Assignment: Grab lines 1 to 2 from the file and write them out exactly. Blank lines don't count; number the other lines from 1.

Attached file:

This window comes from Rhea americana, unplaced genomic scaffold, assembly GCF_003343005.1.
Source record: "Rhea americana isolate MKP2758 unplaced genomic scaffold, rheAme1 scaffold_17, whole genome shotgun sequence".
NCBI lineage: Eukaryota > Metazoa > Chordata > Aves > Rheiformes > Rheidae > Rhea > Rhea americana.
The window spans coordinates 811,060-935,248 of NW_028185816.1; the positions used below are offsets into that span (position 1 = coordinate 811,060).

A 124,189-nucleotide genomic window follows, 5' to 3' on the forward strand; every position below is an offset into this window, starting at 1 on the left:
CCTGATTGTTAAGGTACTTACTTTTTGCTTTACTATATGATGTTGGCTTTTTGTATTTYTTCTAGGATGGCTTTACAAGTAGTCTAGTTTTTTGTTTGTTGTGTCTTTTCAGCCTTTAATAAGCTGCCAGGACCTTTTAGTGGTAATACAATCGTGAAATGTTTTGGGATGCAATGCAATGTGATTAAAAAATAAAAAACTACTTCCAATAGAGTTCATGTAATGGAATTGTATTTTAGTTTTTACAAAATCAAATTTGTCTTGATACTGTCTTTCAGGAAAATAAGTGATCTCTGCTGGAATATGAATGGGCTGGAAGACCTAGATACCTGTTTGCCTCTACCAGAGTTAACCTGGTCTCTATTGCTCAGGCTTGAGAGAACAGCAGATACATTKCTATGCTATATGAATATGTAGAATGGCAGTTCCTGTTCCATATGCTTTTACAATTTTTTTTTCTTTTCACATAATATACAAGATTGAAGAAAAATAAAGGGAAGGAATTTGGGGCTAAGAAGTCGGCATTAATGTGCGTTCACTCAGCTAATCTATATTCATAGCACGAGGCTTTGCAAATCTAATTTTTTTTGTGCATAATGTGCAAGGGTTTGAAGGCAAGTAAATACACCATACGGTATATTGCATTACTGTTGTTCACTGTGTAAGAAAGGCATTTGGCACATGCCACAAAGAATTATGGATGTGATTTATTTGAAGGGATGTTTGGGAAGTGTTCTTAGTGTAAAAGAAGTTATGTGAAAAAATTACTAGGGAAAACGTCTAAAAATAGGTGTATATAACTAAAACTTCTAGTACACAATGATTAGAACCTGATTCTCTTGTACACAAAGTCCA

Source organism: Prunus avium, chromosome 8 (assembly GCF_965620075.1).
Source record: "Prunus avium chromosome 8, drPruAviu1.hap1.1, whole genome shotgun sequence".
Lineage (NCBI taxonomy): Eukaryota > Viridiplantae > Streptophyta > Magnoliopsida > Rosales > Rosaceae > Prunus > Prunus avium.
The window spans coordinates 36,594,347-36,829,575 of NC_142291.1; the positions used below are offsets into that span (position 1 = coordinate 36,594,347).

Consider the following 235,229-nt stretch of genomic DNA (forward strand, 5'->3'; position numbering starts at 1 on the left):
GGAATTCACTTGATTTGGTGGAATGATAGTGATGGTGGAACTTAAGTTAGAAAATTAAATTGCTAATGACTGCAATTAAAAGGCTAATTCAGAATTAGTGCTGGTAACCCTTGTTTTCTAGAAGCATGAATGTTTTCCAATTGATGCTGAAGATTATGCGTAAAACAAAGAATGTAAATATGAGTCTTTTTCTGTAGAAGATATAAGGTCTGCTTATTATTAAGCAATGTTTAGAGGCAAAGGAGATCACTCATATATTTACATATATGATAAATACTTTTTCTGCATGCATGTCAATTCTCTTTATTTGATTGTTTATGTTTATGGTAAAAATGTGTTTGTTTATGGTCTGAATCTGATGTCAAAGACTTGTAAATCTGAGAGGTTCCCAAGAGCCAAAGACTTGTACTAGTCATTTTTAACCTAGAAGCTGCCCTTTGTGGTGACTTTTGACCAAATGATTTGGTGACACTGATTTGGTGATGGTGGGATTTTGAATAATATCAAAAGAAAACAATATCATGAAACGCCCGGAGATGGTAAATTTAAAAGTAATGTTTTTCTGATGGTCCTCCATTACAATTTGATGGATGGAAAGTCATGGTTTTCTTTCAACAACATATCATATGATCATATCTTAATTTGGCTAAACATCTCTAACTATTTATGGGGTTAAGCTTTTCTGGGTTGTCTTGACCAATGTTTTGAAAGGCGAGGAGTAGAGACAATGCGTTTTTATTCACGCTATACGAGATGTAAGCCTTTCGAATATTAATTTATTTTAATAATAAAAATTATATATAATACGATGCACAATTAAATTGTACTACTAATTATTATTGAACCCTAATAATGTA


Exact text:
This window comes from Rhea americana, unplaced genomic scaffold, assembly GCF_003343005.1.
Source record: "Rhea americana isolate MKP2758 unplaced genomic scaffold, rheAme1 scaffold_17, whole genome shotgun sequence".